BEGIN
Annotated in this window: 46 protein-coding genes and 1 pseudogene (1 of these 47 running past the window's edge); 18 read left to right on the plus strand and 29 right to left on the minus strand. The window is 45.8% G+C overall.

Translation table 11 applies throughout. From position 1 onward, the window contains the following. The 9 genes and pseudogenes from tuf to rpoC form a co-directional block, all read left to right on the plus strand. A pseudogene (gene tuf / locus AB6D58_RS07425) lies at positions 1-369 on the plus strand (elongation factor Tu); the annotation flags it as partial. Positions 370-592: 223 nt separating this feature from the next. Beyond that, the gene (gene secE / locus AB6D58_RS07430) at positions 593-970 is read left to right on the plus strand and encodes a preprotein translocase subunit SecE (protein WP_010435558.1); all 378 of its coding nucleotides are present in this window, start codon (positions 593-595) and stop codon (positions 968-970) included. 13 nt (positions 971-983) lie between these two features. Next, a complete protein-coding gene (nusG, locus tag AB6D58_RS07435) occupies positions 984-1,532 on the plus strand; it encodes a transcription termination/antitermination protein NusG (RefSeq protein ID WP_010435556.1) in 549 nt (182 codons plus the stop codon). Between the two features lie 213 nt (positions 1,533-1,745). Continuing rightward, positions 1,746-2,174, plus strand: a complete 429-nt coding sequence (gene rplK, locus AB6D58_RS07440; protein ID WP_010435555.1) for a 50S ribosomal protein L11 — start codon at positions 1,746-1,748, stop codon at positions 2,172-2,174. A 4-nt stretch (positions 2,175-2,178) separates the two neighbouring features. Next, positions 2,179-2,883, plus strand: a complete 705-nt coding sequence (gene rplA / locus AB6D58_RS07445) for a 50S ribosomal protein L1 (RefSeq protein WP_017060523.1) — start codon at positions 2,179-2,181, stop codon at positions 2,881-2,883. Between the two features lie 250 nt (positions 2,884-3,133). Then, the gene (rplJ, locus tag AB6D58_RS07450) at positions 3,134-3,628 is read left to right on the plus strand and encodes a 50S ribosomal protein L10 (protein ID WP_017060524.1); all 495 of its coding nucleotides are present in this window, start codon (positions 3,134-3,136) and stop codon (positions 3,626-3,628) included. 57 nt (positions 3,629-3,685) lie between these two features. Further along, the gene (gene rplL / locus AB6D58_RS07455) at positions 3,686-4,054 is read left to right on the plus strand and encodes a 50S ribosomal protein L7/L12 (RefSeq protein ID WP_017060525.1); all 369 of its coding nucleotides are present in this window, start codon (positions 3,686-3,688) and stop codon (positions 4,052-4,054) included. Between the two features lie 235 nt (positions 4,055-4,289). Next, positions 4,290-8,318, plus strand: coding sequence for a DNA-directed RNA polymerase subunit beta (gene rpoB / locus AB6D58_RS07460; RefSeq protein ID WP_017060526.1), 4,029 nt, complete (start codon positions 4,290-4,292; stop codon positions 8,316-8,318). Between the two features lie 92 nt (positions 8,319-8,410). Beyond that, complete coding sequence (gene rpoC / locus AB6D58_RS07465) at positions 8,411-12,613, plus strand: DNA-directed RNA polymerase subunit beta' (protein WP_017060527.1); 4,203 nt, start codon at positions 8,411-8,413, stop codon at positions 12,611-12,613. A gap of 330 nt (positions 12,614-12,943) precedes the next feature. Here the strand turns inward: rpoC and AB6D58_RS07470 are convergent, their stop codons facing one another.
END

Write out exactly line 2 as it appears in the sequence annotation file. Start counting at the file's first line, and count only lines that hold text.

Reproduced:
Translation table 11 applies throughout. From position 1 onward, the window contains the following. The 9 genes and pseudogenes from tuf to rpoC form a co-directional block, all read left to right on the plus strand. A pseudogene (gene tuf / locus AB6D58_RS07425) lies at positions 1-369 on the plus strand (elongation factor Tu); the annotation flags it as partial. Positions 370-592: 223 nt separating this feature from the next. Beyond that, the gene (gene secE / locus AB6D58_RS07430) at positions 593-970 is read left to right on the plus strand and encodes a preprotein translocase subunit SecE (protein WP_010435558.1); all 378 of its coding nucleotides are present in this window, start codon (positions 593-595) and stop codon (positions 968-970) included. 13 nt (positions 971-983) lie between these two features. Next, a complete protein-coding gene (nusG, locus tag AB6D58_RS07435) occupies positions 984-1,532 on the plus strand; it encodes a transcription termination/antitermination protein NusG (RefSeq protein ID WP_010435556.1) in 549 nt (182 codons plus the stop codon). Between the two features lie 213 nt (positions 1,533-1,745). Continuing rightward, positions 1,746-2,174, plus strand: a complete 429-nt coding sequence (gene rplK, locus AB6D58_RS07440; protein ID WP_010435555.1) for a 50S ribosomal protein L11 — start codon at positions 1,746-1,748, stop codon at positions 2,172-2,174. A 4-nt stretch (positions 2,175-2,178) separates the two neighbouring features. Next, positions 2,179-2,883, plus strand: a complete 705-nt coding sequence (gene rplA / locus AB6D58_RS07445) for a 50S ribosomal protein L1 (RefSeq protein WP_017060523.1) — start codon at positions 2,179-2,181, stop codon at positions 2,881-2,883. Between the two features lie 250 nt (positions 2,884-3,133). Then, the gene (rplJ, locus tag AB6D58_RS07450) at positions 3,134-3,628 is read left to right on the plus strand and encodes a 50S ribosomal protein L10 (protein ID WP_017060524.1); all 495 of its coding nucleotides are present in this window, start codon (positions 3,134-3,136) and stop codon (positions 3,626-3,628) included. 57 nt (positions 3,629-3,685) lie between these two features. Further along, the gene (gene rplL / locus AB6D58_RS07455) at positions 3,686-4,054 is read left to right on the plus strand and encodes a 50S ribosomal protein L7/L12 (RefSeq protein ID WP_017060525.1); all 369 of its coding nucleotides are present in this window, start codon (positions 3,686-3,688) and stop codon (positions 4,052-4,054) included. Between the two features lie 235 nt (positions 4,055-4,289). Next, positions 4,290-8,318, plus strand: coding sequence for a DNA-directed RNA polymerase subunit beta (gene rpoB / locus AB6D58_RS07460; RefSeq protein ID WP_017060526.1), 4,029 nt, complete (start codon positions 4,290-4,292; stop codon positions 8,316-8,318). Between the two features lie 92 nt (positions 8,319-8,410). Beyond that, complete coding sequence (gene rpoC / locus AB6D58_RS07465) at positions 8,411-12,613, plus strand: DNA-directed RNA polymerase subunit beta' (protein WP_017060527.1); 4,203 nt, start codon at positions 8,411-8,413, stop codon at positions 12,611-12,613. A gap of 330 nt (positions 12,614-12,943) precedes the next feature. Here the strand turns inward: rpoC and AB6D58_RS07470 are convergent, their stop codons facing one another.